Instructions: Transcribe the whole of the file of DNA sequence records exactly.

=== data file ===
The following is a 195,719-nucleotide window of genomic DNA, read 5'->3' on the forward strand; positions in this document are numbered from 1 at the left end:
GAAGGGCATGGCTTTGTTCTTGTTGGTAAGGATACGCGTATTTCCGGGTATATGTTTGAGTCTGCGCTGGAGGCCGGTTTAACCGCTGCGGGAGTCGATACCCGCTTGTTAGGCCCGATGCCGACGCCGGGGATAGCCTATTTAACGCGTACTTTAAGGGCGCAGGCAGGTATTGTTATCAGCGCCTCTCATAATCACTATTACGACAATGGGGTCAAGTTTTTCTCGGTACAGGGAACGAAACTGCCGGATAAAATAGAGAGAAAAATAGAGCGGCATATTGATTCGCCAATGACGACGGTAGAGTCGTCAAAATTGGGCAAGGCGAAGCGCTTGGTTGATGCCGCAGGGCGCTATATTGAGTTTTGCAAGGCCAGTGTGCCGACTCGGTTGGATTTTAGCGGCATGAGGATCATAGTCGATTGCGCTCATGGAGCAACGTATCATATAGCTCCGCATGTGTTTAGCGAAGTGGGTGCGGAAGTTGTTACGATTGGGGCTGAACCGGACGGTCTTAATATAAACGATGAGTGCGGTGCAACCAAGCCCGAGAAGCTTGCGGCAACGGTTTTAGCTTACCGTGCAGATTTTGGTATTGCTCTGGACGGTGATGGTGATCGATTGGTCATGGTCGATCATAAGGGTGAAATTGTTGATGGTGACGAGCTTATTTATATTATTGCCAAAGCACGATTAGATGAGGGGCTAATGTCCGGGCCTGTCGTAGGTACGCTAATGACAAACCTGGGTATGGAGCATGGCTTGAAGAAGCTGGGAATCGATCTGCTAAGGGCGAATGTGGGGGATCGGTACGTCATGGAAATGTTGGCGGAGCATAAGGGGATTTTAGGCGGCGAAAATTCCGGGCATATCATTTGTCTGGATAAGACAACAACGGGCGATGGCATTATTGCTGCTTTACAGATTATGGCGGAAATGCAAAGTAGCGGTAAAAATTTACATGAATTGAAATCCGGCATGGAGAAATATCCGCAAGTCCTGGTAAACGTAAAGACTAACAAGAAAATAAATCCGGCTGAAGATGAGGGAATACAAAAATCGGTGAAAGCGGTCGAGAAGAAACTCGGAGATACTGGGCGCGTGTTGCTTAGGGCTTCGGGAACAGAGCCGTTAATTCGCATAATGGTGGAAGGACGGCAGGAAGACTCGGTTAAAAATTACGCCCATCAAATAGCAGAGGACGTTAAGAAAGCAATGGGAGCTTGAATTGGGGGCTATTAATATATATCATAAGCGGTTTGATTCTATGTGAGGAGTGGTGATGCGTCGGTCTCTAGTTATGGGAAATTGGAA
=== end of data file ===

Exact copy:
The following is a 195,719-nucleotide window of genomic DNA, read 5'->3' on the forward strand; positions in this document are numbered from 1 at the left end:
GAAGGGCATGGCTTTGTTCTTGTTGGTAAGGATACGCGTATTTCCGGGTATATGTTTGAGTCTGCGCTGGAGGCCGGTTTAACCGCTGCGGGAGTCGATACCCGCTTGTTAGGCCCGATGCCGACGCCGGGGATAGCCTATTTAACGCGTACTTTAAGGGCGCAGGCAGGTATTGTTATCAGCGCCTCTCATAATCACTATTACGACAATGGGGTCAAGTTTTTCTCGGTACAGGGAACGAAACTGCCGGATAAAATAGAGAGAAAAATAGAGCGGCATATTGATTCGCCAATGACGACGGTAGAGTCGTCAAAATTGGGCAAGGCGAAGCGCTTGGTTGATGCCGCAGGGCGCTATATTGAGTTTTGCAAGGCCAGTGTGCCGACTCGGTTGGATTTTAGCGGCATGAGGATCATAGTCGATTGCGCTCATGGAGCAACGTATCATATAGCTCCGCATGTGTTTAGCGAAGTGGGTGCGGAAGTTGTTACGATTGGGGCTGAACCGGACGGTCTTAATATAAACGATGAGTGCGGTGCAACCAAGCCCGAGAAGCTTGCGGCAACGGTTTTAGCTTACCGTGCAGATTTTGGTATTGCTCTGGACGGTGATGGTGATCGATTGGTCATGGTCGATCATAAGGGTGAAATTGTTGATGGTGACGAGCTTATTTATATTATTGCCAAAGCACGATTAGATGAGGGGCTAATGTCCGGGCCTGTCGTAGGTACGCTAATGACAAACCTGGGTATGGAGCATGGCTTGAAGAAGCTGGGAATCGATCTGCTAAGGGCGAATGTGGGGGATCGGTACGTCATGGAAATGTTGGCGGAGCATAAGGGGATTTTAGGCGGCGAAAATTCCGGGCATATCATTTGTCTGGATAAGACAACAACGGGCGATGGCATTATTGCTGCTTTACAGATTATGGCGGAAATGCAAAGTAGCGGTAAAAATTTACATGAATTGAAATCCGGCATGGAGAAATATCCGCAAGTCCTGGTAAACGTAAAGACTAACAAGAAAATAAATCCGGCTGAAGATGAGGGAATACAAAAATCGGTGAAAGCGGTCGAGAAGAAACTCGGAGATACTGGGCGCGTGTTGCTTAGGGCTTCGGGAACAGAGCCGTTAATTCGCATAATGGTGGAAGGACGGCAGGAAGACTCGGTTAAAAATTACGCCCATCAAATAGCAGAGGACGTTAAGAAAGCAATGGGAGCTTGAATTGGGGGCTATTAATATATATCATAAGCGGTTTGATTCTATGTGAGGAGTGGTGATGCGTCGGTCTCTAGTTATGGGAAATTGGAA